Mexican, U.S. Publics Strongly Support Labor and Environmental Standards in Trade Agreements
July 20, 2005
Share Lukewarm View of NAFTA
By Steven Kull
The prospect of a Central American Free Trade Agreement (CAFTA) has stirred up a theme that regularly arises in debates about U.S. trade agreements with developing countries. On one hand labor unions, human rights groups, and environmentalists argue that trade agreements should have provisions ensuring that developing countries enforce their labor and environmental standards so as to prevent them from undercutting U.S. labor by having lax standards. The American public in numerous polls has also supported them by overwhelming majorities. On the other hand the Bush administration, most Republicans in Congress, and most international corporations have generally resisted this idea, though they have shown some willingness to negotiate on the issue.
Leaders of developing countries have also tended to resist such provisions based on sovereignty principles, though it is widely assumed that their concern is that enforcing such standards will drive up labor costs in their country. It is also widely assumed that publics in developing countries stand behind their leaders in an effort to make their labor more competitive, though there has been no evidence to support this assumption.
Polls show, however, that Mexicans as well as Americans largely favor including labor and environmental standards in trade agreements.
A poll conducted in July 2004 by the Centro de Investigacion y Docencias Economicas of the University of Mexico (CIDE) found that 67 percent of Mexicans support including labor standards in trade agreements, and 76 percent support including environmental standards.
This is consistent with other polling showing a high level of Mexican concern about worker’s rights and the environment. In a 2004 poll by GlobeScan 64 percent of Mexicans viewed “violations of worker rights” as a “very serious” problem, and another 29 percent said that it was somewhat serious. In the same poll 79 percent said that “pollution and environmental problems” were very serious problems, with another 16% saying that it is somewhat serious.
These attitudes are part of a broader concern: whether globalization is helpful to Mexican workers. When GlobeScan asked about the effect of globalization on “worker’s rights, working conditions and wages in Mexico,” only 41 percent said that globalization will make them better, while 36 percent said that it will make them worse.
Also, when asked about the effect of globalization on “environmental quality in the world,” a plurality of 44 percent said that globalization will make it worse. Just 34 percent saw globalization making it better.
These lukewarm views may help explain the low level of enthusiasm for NAFTA. In the CIDE poll only 44 percent of Mexicans said that NAFTA is good for the Mexican economy, only 41 percent said it was good for their standard of living, and only 39 percent said it was good for the environment.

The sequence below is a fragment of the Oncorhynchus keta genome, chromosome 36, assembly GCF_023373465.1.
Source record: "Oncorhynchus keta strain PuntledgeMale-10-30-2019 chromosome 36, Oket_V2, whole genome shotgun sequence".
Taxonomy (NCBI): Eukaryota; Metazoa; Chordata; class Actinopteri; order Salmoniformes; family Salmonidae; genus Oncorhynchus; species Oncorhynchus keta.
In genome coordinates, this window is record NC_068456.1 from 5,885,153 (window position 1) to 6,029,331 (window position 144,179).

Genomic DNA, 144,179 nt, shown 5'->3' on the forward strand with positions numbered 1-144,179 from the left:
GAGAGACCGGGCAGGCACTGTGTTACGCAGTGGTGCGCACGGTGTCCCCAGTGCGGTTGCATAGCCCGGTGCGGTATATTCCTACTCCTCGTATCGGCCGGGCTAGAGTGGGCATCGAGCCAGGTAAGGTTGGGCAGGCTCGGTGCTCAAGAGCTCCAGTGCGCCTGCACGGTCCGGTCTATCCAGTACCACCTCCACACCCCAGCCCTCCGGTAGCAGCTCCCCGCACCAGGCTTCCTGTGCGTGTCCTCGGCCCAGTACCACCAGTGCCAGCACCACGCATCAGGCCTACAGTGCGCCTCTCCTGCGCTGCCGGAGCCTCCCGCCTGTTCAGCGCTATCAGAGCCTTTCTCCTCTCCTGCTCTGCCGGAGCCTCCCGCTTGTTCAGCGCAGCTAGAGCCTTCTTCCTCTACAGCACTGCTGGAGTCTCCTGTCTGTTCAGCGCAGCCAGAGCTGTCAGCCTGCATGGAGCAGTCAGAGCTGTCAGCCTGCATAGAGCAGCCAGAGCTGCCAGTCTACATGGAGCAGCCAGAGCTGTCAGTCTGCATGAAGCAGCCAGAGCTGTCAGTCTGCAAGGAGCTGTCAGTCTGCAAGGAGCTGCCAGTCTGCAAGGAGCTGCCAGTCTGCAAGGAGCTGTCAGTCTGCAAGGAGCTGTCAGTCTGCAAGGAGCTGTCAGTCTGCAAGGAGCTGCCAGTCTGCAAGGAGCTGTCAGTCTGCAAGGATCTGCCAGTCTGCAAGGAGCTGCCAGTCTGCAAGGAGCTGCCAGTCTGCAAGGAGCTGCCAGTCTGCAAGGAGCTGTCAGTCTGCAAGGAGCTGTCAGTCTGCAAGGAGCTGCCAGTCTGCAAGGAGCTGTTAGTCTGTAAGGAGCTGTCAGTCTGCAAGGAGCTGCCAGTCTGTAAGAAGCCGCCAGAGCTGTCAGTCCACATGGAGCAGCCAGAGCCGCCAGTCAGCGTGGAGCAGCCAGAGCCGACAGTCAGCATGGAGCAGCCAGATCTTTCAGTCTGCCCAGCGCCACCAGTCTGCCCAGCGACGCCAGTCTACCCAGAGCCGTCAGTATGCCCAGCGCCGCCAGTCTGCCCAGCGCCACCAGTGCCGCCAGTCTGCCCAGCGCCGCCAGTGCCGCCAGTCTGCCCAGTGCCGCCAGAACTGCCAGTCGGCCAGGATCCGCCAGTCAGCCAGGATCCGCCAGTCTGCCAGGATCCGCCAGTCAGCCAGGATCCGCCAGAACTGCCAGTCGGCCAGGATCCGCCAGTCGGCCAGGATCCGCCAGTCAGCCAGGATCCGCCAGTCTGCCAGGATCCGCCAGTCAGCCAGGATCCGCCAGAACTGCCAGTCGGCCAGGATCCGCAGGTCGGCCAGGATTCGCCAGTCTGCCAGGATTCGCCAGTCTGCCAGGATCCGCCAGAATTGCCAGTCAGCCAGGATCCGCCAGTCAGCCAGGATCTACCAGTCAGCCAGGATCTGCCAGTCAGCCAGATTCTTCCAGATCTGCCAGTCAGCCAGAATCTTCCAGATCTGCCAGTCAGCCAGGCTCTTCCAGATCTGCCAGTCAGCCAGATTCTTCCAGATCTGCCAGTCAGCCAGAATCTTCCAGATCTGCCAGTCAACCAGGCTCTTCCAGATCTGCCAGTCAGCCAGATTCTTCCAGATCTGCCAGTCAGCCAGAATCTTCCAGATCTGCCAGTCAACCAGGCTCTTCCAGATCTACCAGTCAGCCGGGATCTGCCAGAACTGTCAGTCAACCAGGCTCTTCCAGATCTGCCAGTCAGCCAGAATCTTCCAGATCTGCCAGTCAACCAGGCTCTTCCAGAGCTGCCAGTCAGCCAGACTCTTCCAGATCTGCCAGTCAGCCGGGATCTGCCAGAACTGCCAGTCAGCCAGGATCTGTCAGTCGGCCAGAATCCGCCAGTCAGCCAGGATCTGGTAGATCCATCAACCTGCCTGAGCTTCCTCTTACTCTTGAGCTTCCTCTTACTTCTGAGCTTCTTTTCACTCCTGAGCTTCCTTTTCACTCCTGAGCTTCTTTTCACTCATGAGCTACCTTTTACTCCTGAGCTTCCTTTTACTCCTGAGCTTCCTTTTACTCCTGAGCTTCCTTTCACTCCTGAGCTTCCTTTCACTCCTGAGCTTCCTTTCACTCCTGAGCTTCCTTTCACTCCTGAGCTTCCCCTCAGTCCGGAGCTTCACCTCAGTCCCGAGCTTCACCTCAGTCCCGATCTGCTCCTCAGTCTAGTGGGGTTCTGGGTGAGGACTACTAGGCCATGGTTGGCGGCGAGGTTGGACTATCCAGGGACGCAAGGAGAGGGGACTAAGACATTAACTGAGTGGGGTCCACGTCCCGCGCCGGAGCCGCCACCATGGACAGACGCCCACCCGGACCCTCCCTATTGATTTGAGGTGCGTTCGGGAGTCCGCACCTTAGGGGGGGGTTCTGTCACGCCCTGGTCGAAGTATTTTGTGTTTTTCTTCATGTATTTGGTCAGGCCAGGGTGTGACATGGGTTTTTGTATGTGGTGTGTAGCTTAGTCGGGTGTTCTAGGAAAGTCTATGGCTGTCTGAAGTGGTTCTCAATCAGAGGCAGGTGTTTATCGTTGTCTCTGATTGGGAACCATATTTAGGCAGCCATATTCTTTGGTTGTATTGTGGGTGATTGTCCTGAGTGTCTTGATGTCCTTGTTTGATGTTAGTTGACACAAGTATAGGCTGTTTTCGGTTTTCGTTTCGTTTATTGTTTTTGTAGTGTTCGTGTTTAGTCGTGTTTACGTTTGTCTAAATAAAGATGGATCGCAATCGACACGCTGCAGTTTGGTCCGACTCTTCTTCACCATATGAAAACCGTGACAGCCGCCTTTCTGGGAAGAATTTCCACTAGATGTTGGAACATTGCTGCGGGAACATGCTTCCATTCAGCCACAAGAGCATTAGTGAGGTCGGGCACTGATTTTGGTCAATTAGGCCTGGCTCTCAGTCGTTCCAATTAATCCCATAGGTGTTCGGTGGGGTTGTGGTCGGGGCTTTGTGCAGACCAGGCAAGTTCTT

Mexican views are strikingly parallel to those of Americans. As mentioned, the American public overwhelmingly supports including labor and environmental standards in trade agreements. For example, in a June 2005 PIPA-Knowledge Networks poll 90 percent favored having labor standards and 93 percent favored having environmental standards in trade agreements. These are approximately the same numbers that PIPA and the Chicago Council on Foreign Relations have been getting in response to this question for some years now.
American support for such standards is not surprising. From the perspective of American workers, they make it more difficult for foreign workers to undercut American labor by having more lax standards.
But for many Americans there is also a moral dimension to the issue. In a June 2005 PIPA-Knowledge Networks poll that asked Americans to choose between two statements, 74 percent said that “if people in other countries are making products that we use, this creates a moral obligation for us to make efforts to ensure that they do not have to work in harsh or unsafe conditions,” while just 24 percent said that “it is not for us to judge what the working conditions should be in another country.”
Parallel to Mexicans, Americans also show lukewarm support for NAFTA. In the June 2005 PIPA-KN poll 46 percent said that NAFTA has been good for the United States while 40 percent said it has been bad.
This parallels American attitudes about the prospect of a Central American Free Trade Agreement or CAFTA. In the June 2005 PIPA-KN poll 50 percent favored it while 39 percent were opposed. However, if CAFTA were to include greater enforcement of labor standards Americans say they would be more supportive. When PIPA asked respondents who were opposed to CAFTA or unsure to “suppose the US government were to commit to make sure that Central American countries enforce health and safety standards for their workers” 31 percent shifted their position to favoring CAFTA. Thus with a commitment to greater enforcement of such standards support for CAFTA could well exceed six in 10.
With this consensus between publics in the United States and Mexico in favor of labor and environmental standards being part of trade agreements, it is striking how much the leadership in both countries have resisted and continue to resist them.